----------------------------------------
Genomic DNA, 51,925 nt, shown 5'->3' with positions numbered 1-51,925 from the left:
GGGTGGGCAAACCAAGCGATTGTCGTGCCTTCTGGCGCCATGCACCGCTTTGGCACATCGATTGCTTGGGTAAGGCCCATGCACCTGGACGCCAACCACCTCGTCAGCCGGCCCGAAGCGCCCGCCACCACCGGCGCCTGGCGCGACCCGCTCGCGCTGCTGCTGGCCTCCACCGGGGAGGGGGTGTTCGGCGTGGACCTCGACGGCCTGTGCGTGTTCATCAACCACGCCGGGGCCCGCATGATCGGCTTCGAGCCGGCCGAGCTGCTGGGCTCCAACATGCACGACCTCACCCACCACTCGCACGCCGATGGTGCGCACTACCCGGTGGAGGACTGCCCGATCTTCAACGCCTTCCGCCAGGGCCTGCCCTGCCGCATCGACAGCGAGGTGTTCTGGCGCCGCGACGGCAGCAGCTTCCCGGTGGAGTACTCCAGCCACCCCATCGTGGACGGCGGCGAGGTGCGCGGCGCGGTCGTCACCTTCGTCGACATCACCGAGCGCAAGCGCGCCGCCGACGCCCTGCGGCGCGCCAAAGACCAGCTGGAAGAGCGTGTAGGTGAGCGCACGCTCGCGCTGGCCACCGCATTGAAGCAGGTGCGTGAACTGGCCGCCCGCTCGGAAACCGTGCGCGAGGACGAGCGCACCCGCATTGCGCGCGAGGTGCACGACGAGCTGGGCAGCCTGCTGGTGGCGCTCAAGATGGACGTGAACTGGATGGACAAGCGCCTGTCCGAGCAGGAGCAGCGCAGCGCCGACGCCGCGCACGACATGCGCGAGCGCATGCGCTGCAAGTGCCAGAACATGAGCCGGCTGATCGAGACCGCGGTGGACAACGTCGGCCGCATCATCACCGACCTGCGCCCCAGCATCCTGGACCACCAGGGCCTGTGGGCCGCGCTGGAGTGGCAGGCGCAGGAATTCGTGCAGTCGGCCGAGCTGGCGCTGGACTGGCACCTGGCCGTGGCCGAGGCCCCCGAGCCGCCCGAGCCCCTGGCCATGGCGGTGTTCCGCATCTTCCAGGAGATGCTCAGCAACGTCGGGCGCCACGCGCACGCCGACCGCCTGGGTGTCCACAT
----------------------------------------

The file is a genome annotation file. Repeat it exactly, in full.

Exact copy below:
Genomic DNA, 51,925 nt, shown 5'->3' with positions numbered 1-51,925 from the left:
GGGTGGGCAAACCAAGCGATTGTCGTGCCTTCTGGCGCCATGCACCGCTTTGGCACATCGATTGCTTGGGTAAGGCCCATGCACCTGGACGCCAACCACCTCGTCAGCCGGCCCGAAGCGCCCGCCACCACCGGCGCCTGGCGCGACCCGCTCGCGCTGCTGCTGGCCTCCACCGGGGAGGGGGTGTTCGGCGTGGACCTCGACGGCCTGTGCGTGTTCATCAACCACGCCGGGGCCCGCATGATCGGCTTCGAGCCGGCCGAGCTGCTGGGCTCCAACATGCACGACCTCACCCACCACTCGCACGCCGATGGTGCGCACTACCCGGTGGAGGACTGCCCGATCTTCAACGCCTTCCGCCAGGGCCTGCCCTGCCGCATCGACAGCGAGGTGTTCTGGCGCCGCGACGGCAGCAGCTTCCCGGTGGAGTACTCCAGCCACCCCATCGTGGACGGCGGCGAGGTGCGCGGCGCGGTCGTCACCTTCGTCGACATCACCGAGCGCAAGCGCGCCGCCGACGCCCTGCGGCGCGCCAAAGACCAGCTGGAAGAGCGTGTAGGTGAGCGCACGCTCGCGCTGGCCACCGCATTGAAGCAGGTGCGTGAACTGGCCGCCCGCTCGGAAACCGTGCGCGAGGACGAGCGCACCCGCATTGCGCGCGAGGTGCACGACGAGCTGGGCAGCCTGCTGGTGGCGCTCAAGATGGACGTGAACTGGATGGACAAGCGCCTGTCCGAGCAGGAGCAGCGCAGCGCCGACGCCGCGCACGACATGCGCGAGCGCATGCGCTGCAAGTGCCAGAACATGAGCCGGCTGATCGAGACCGCGGTGGACAACGTCGGCCGCATCATCACCGACCTGCGCCCCAGCATCCTGGACCACCAGGGCCTGTGGGCCGCGCTGGAGTGGCAGGCGCAGGAATTCGTGCAGTCGGCCGAGCTGGCGCTGGACTGGCACCTGGCCGTGGCCGAGGCCCCCGAGCCGCCCGAGCCCCTGGCCATGGCGGTGTTCCGCATCTTCCAGGAGATGCTCAGCAACGTCGGGCGCCACGCGCACGCCGACCGCCTGGGTGTCCACAT